The Times, London
The Times newspaper was founded by publisher John Walter on 1 January 1785 as The Daily Universal Register, with Walter in the role of editor. His career as a Lloyd’s underwriter in London finished after an increase in insurance claims arising from a hurricane in Jamaica ruined his business.
While at Lloyds, he’d heard of the new typesetting method called logography invented by Henry Johnson who claimed this typesetting was faster and more accurate because it set more than one letter at a time. John Walter purchased Johnson’s patent and started a printing company and a daily advertising sheet.
When the newspaper started, it competed with eight other daily newspapers in London but Walter was determined to make it profitable, which was helped by a secret deal where he was paid £300 a year to publish stories favourable to the
government. The Times included parliamentary reports, foreign news and advertisements, with John Walter at first primarily concerned with advertising revenue: “The Register, in its politics, will be of no party. Due attention should be paid to the interests of trade, which are so greatly promoted by advertisements.”
The newspaper appealed to a larger audience by including the latest scandals and gossip about famous people in London, one of which was about the Prince of
Wales and saw Walter being fined £50 and sentenced to two years in Newgate
Prison for libel printed in The Times. His efforts to obtain Continental news, especially from France, increased the paper’s reputation among policy makers and financiers.
The paper used contributions from significant figures in the fields of politics, science, literature, and the arts and during its early life, had very little competition because their large profits allowed them to offer better pay for information or writers.
In 1803, John Walter handed ownership and editorship to his son who wanted a newspaper independent of government control, so he employed young journalists who supported political reform, including Henry Crabbe Robinson, Charles Lamb, William Hazlitt and Thomas Barnes. The newspaper turned away from government minister’s handouts and developed its own news-getting organisation.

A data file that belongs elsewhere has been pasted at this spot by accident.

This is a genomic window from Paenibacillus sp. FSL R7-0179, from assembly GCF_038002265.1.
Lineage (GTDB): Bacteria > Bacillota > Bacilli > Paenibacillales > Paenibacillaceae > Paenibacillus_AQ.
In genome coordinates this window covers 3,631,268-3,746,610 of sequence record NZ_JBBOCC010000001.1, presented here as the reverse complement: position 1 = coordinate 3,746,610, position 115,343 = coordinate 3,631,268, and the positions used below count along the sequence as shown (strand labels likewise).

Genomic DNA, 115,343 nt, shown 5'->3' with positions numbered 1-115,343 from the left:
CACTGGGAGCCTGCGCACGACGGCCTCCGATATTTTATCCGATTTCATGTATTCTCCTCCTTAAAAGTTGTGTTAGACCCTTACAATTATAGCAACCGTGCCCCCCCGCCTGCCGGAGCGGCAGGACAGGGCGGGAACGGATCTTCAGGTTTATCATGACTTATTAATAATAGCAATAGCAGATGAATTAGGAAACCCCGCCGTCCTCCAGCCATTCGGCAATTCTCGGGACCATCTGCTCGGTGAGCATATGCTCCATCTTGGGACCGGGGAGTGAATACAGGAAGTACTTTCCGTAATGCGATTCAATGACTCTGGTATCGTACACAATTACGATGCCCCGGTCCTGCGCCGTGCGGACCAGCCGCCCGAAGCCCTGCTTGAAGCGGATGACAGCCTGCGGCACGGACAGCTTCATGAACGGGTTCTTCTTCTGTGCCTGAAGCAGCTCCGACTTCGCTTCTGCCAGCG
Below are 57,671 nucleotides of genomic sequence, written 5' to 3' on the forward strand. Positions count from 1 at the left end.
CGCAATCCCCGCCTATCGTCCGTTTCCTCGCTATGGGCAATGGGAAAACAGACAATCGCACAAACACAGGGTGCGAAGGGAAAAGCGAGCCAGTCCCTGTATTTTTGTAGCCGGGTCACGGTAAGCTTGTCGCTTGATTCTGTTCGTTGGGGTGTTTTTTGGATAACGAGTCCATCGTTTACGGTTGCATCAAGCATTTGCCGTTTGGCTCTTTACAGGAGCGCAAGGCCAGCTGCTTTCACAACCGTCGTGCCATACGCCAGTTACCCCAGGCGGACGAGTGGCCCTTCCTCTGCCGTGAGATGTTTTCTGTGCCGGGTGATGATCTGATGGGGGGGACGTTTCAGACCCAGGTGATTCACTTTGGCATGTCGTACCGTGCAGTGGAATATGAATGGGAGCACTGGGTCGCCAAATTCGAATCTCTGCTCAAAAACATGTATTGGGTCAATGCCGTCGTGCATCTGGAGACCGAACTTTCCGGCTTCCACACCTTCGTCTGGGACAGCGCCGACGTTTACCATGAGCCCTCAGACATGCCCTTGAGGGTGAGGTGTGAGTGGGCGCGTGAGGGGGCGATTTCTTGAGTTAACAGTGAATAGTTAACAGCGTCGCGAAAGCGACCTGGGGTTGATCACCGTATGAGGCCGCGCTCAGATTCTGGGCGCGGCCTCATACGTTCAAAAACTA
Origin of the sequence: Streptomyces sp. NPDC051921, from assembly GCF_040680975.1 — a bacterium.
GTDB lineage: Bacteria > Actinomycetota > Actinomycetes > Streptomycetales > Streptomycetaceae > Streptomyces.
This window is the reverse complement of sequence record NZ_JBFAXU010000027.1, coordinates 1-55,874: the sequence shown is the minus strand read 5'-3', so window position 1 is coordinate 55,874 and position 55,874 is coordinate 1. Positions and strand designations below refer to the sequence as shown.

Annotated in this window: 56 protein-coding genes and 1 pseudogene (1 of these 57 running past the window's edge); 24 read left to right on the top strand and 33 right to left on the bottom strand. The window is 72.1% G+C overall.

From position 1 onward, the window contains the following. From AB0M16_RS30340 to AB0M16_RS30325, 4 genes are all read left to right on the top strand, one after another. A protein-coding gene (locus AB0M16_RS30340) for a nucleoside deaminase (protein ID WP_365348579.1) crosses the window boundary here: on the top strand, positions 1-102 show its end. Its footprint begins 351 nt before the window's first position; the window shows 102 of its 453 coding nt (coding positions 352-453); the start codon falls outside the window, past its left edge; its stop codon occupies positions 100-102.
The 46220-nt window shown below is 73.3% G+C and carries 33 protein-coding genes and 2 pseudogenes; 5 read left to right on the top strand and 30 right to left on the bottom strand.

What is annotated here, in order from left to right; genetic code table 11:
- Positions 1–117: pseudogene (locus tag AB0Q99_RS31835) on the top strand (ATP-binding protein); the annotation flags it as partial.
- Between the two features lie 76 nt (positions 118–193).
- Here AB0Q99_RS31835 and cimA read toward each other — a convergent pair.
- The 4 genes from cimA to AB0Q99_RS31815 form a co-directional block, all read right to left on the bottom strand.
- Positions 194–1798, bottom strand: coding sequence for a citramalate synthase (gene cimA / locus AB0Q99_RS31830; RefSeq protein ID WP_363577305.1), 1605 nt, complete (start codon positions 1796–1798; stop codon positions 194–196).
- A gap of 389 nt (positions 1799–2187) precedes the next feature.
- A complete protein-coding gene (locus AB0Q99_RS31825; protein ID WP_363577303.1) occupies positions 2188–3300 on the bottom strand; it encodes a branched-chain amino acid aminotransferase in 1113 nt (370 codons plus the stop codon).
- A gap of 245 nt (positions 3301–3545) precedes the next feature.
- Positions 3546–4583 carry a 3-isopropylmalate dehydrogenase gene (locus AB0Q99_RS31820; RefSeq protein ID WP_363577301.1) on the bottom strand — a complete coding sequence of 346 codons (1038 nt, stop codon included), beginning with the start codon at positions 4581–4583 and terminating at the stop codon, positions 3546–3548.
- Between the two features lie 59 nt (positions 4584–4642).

In 1809, John Stoddart became general editor and, in 1817, he
installed a steam-powered Koenig printing machine to increase the speed the
paper could be printed. By the end of 1817, it was selling over 7,000 copies a day. In 1817, he was replaced by Barnes, a strong advocate on independent reporting, who published several articles written by John Edward Taylor and John Tyas on
the Peterloo Massacre.
After the Peterloo Massacre, The Times argued for parliamentary reform and by 1830, it constantly urged the Whig government to take action. The government tax on newspapers meant 7d. was too expensive for most people to buy, but copies were in reading rooms. In 1831 the Tory St. James’s Chronicle claimed that “for every one copy of The Times that is purchased for the usual purposes, nine we venture to say are purchased to be lent to the wretched characters who, being miserable, look to political
changes for an amelioration of their condition.”
Under Barnes and his successor in 1841, John Thadeus Delane, the paper’s influence rose, especially in politics and amongst the City of London. Peter Fraser and Edward Sterling were two noted journalists, and gained for The Times the pompous/satirical nickname ‘The Thunderer’, (from “We thundered out the other day an article on social and political reform.”).
By using the steam driven rotary printing press very early on, The Times increased its circulation and influence and distribution via steam trains to rapidly growing concentrations of urban populations ensured it remained profitable. It became the first newspaper to send war correspondents to cover conflicts eg W. H. Russell’s dispatches from the army in the Crimean War.
The Times opposed the repeal of the Corn Laws until the number of demonstrations convinced the editorial board otherwise. It supported the Great Reform Bill of 1832 which reduced corruption and increased the electorate from 400 000 people to 800 000 people. During the American Civil War, it took the view of the wealthy classes and favoured secessionists, though it didn’t support slavery.
In a debate that took place in the House of Commons on 7th March, 1832, Sir Robert
Peel argued that The Times was the “principal and most powerful advocate of Reform” in Britain. The Times also campaigned for the rights of trade unionists and in 1834
became involved in the case of the Tolpuddle Martyrs and condemned the decision to prosecute six farmworkers at Tolpuddle for “administering illegal oaths”.
In 1834, a group of Whigs purchased control of the Morning Chronicle, but Thomas Barnes disagreed with the way they gave “slavish support to the government”. He talked the leaders of the Conservative Party into not interfering with reforms introduced by the Whigs, such as the 1832 Reform Act and the Tithe Act. In return, Barnes allowed The Times to support Peel and his new government.
Thomas Barnes remained editor of The Times until his death on 7th May 1841.The paper stayed independent and the third John Walter (the grandson) succeeded his father in 1847. But from the 1850s, the paper had rising competition from the penny press, notably The Daily Telegraph and The Morning Post.
(References from Chisholm, Hugh, ed (1911). Encyclopædia Britannica (11th ed.). Cambridge University Press and Wikipedia.)